Scotland referendum: 5 things markets can learn from the Quebec referendum

Author: Adam Button | Category: News

The pound has been in freefall since the gap narrowed in Scottish referendum polls. For traders in Quebec with a long memory, the referendum has a familiar ring to it.

Here are 5 lessons GBP traders can learn from the Quebec referendum

1. Close really isn’t close

The final polls for Quebec independence (Yes) showed a 4-6 point lead for the separatists. They ultimately lost 49.42% to 50.58% as sober second thoughts hit about the reality of forming a new country.

Quebec polling ahead of the Oct 30 referendum

Quebec polling ahead of the Oct 30 referendum

2. Markets get scared

Markets were in full panic mode ahead of the results. Quebec represented about 25% of Canada’s population while Scotland is about 9% so the stakes were lower for the home country but markets are far-from-rational in situations like this.

Already, the pound is showing much more panic than USD/CAD did back in 1995.

USDCAD during the referendum

USDCAD during the referendum

Quebec 30 year bonds during the referendum

Quebec 30 year bonds during the referendum

3. Undecided voters are fearful

Undecided means indecisive and that equals scared. People who haven’t made up their minds gravitate towards the status quo. Based on the final polls, only 12-20% of undecided voters in Quebec choose separation.

If you apply that to the 23% of undecided voters, the result is a referendum at 43% to 57% — at best.

4.  “Money and the ethnic vote”

Voter turnout will be high but I would be surprised if it matched the 93.5% who voted in Quebec. That referendum was an all-consuming campaign that was all anyone talked about for months. In Scotland it was a curiosity that’s suddenly grabbed some attention.

But no matter what the total participation rate is, you can guarantee that 100% of two demographics show up. Those are “money and the ethnic vote”who Quebec Premier and separatist leader Jacques Parizeau blamed for the loss in a speech on referendum night. The distasteful comment garnered its own Wikipedia entry but it essentially ended his career and he resigned the next day.

“It’s true, it’s true we were beaten, yes, but by what? By money and ethnic votes, essentially.” – Jacques Parizeau

Still, there’s some truth in the comment. Immigrants aren’t particularly interested in the political upheaval that many of them fled, nor are they enamored with Scottish or Quebecois culture. Meanwhile, “money” never wants change because it puts that hard-won money at risk.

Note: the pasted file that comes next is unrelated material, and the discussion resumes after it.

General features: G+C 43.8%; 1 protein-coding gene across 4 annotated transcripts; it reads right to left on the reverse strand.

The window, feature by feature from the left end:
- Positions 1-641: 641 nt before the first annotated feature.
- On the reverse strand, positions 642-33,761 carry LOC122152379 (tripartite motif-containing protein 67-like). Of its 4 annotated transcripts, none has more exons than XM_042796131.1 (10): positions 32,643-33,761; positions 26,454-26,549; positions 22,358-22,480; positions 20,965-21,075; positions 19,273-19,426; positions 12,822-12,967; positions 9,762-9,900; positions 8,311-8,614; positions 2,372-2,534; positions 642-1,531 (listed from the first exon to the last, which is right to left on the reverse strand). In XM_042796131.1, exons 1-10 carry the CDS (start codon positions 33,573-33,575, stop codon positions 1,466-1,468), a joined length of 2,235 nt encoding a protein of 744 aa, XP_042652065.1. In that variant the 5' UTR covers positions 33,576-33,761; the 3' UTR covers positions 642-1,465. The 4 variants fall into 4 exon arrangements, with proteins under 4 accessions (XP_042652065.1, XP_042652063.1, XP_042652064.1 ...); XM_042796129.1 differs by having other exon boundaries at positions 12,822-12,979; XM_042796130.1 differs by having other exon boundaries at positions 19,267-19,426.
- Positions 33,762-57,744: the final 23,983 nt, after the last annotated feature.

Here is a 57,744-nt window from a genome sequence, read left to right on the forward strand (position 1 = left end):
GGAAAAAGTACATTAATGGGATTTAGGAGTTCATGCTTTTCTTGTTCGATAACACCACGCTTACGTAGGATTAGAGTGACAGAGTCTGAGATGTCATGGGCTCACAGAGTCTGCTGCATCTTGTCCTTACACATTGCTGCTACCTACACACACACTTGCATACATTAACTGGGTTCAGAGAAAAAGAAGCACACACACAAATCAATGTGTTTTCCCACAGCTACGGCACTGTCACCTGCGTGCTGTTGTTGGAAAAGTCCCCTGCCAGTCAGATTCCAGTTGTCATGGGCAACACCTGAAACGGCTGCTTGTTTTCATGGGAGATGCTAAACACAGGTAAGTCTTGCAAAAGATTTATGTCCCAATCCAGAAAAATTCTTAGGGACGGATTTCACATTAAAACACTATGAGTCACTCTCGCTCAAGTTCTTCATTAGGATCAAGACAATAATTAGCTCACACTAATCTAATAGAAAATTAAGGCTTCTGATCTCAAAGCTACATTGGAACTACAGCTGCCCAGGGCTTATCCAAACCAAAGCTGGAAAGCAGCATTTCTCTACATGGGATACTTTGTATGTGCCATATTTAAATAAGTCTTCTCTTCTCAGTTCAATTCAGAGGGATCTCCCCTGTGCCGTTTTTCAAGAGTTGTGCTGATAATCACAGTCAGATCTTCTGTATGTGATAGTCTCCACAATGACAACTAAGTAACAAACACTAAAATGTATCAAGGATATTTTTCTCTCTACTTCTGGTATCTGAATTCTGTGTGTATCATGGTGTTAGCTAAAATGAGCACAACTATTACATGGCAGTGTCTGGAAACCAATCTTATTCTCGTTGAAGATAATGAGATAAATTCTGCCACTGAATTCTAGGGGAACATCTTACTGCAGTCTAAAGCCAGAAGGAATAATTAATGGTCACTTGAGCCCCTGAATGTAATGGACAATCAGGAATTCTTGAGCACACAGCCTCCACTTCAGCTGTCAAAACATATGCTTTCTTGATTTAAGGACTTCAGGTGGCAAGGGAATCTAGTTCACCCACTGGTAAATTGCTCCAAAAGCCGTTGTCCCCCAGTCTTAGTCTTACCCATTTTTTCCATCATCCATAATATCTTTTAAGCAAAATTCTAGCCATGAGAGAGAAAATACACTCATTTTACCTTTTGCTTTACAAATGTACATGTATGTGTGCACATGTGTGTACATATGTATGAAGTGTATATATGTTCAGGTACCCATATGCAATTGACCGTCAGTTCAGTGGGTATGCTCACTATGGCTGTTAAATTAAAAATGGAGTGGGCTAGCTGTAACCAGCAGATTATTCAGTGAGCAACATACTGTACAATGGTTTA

Jacques Parizeau

Jacques Parizeau delivering his political eulogy in 1995

The second factor is that it’s a great time to be an immigrant in Scotland. In Canada, the Federal Government recognized that immigrant voters were against separation and granted 11,429 Quebecers citizenship in the month of the referendum, in comparison to 32,426 over the other 11 months of the year.

5. This isn’t the end of Scottish independence

The Cameron government is making a huge mistake in promising new powers to Scotland if they back away from independence. That move by Cameron has turned “threatening independence” into a political platform. For a generation, Quebec used the threat of separation as a way to wrangle more and more from the rest of Canada.

The narrow Quebec referendum wasn’t the first one. In 1980, fifteen years earlier Quebec held a referendum and lost 60% to 40% but that wasn’t the end of the story. Scottish separatist politicians will be empowered now and they’ve already show they can get results. By doing the same, Cameron has guaranteed that the question of Scottish independence won’t be going away even if the independence movement loses.

After losing the 1980 referendum, Quebec Premier Rene Levesque said, “If I’ve understood you well, you’re telling me ‘until next time’.” He was re-elected in 1981. The issue went into hibernation but when economic troubles came in the early 1990s, it came back.


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